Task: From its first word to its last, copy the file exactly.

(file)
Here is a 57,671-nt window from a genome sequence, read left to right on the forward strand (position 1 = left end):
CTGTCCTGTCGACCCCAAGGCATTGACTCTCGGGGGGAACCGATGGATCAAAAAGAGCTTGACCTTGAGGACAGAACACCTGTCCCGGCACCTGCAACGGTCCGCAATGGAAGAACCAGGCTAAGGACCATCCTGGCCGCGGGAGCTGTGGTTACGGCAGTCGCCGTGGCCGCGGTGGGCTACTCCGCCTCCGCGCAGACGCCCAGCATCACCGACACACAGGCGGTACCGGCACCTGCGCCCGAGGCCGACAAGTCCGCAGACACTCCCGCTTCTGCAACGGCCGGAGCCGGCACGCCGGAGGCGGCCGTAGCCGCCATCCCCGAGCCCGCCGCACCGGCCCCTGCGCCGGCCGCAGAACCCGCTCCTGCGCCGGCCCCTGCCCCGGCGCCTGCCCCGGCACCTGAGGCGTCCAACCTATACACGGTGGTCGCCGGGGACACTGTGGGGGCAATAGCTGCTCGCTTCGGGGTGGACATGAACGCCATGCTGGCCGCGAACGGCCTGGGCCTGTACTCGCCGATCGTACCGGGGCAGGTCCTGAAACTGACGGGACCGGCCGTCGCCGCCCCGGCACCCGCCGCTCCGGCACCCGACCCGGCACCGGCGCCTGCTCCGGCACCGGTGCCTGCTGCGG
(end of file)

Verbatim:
Here is a 57,671-nt window from a genome sequence, read left to right on the forward strand (position 1 = left end):
CTGTCCTGTCGACCCCAAGGCATTGACTCTCGGGGGGAACCGATGGATCAAAAAGAGCTTGACCTTGAGGACAGAACACCTGTCCCGGCACCTGCAACGGTCCGCAATGGAAGAACCAGGCTAAGGACCATCCTGGCCGCGGGAGCTGTGGTTACGGCAGTCGCCGTGGCCGCGGTGGGCTACTCCGCCTCCGCGCAGACGCCCAGCATCACCGACACACAGGCGGTACCGGCACCTGCGCCCGAGGCCGACAAGTCCGCAGACACTCCCGCTTCTGCAACGGCCGGAGCCGGCACGCCGGAGGCGGCCGTAGCCGCCATCCCCGAGCCCGCCGCACCGGCCCCTGCGCCGGCCGCAGAACCCGCTCCTGCGCCGGCCCCTGCCCCGGCGCCTGCCCCGGCACCTGAGGCGTCCAACCTATACACGGTGGTCGCCGGGGACACTGTGGGGGCAATAGCTGCTCGCTTCGGGGTGGACATGAACGCCATGCTGGCCGCGAACGGCCTGGGCCTGTACTCGCCGATCGTACCGGGGCAGGTCCTGAAACTGACGGGACCGGCCGTCGCCGCCCCGGCACCCGCCGCTCCGGCACCCGACCCGGCACCGGCGCCTGCTCCGGCACCGGTGCCTGCTGCGG